Stripers are aggressive fish by nature, voracious feeders especially when they have a huge school of shad pushed up close to the surface. This was my grandson’s first time to experience a big school of surface feeding stripers pushing bait and Chris handed him a rod with a topwater plug. “Just pick a spot where you see a big fish blow up, throw past him and jerk the bait back so that it will move lots of water.”

Jackson followed instructions and his first cast was perfect, it fell a few feet past a big swirl made by good size striper. The fish instantly made its move on the plug and the drag on Jackson’s reel was begrudging allowing the line to peel away in short bursts. A smooth drag on a reel used for striper fishing is a must and the Sixgill reels Chris uses are were idea; light and smooth, they were up to the task. The reel’s drag system, coupled with the steady pressure applied by the medium action rod soon had the big fish of the day alongside the boat and in the net.

While Jackson was enjoying his first top water striper action, Jeff, Chris and I were throwing Sassy Shads. These baits cast like a rocket and they can be fished using several techniques. With the stripers feeding on top, the trick was to make long casts, hold the rod up high and crank fast so the baits would work just under the surface. The fast gear ration on the reels, 7:1 and 8:1, made it possible to easily keep the baits up near the surface. A feeding striper doesn’t ‘bite’ a lure, it attacks it while on the run and if you’re fishing with a bait caster, as we were, it’s important to have the spool tension cranked down, otherwise a birds nest of gigantic proportion is apt to occur.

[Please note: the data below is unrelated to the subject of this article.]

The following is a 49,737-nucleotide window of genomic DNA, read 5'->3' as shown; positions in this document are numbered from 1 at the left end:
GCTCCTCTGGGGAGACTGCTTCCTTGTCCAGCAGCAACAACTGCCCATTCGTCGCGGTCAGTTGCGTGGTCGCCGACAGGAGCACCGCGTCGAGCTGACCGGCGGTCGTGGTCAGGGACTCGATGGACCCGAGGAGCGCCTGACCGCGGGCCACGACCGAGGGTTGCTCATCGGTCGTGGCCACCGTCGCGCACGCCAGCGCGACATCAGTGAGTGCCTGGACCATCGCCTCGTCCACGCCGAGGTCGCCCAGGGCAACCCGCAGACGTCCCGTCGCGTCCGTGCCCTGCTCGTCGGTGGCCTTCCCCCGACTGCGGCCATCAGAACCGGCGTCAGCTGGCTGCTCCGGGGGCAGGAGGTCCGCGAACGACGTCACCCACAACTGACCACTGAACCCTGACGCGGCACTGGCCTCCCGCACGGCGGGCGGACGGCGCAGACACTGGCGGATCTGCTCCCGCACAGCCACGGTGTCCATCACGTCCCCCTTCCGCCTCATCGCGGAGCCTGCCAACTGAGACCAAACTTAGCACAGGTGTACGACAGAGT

That first school of feeding stripers kept us busy for a good 15 minutes of steady catching and then they sounded and the action stopped. Then, a couple hundred yards out in deeper water, they began churning the surface again. So the next hour and a half went, periods of steady catching, a lull and then back in the action. I love catching stripers on all types of lures but I love the feel of a striper nailing a lead slab. There is just something sudden and immediate to the ‘hook up’ when slab fishing. When Chris pointed to a huge school of fish holding near bottom, I tied on a 1.5 pounce slab and began vertical fishing it within a few feet of bottom. BOOM! A chunky striper crushed it and made a couple of hard runs, deep. Of course, the other guys were staying busy with their Sassy Shads fished deeper but I just HAD to catch a couple on slabs.

The ‘slab bite’ should be underway by the time you are reading this. During this period, huge schools of stripers begin their morning ritual of pushing shad near the surface on runs that often last for several miles. The drill is to get ahead of the fish, catch them as they come by and then, ‘leap frog’ ahead and intercept them again.

Lake Texoma with its natural striper spawn is the mother of all striper lakes and we here in Texas and Oklahoma are fortunate indeed to have such a fishery closeby.

For more information on striper fishing at Texoma, contact Striper Express www.striperexpress.com. Check out ‘A Sportsmans Life’ on YouTube to watch a video of the action.

Contact outdoors writer Luke Clayton via www.catfishradio.org.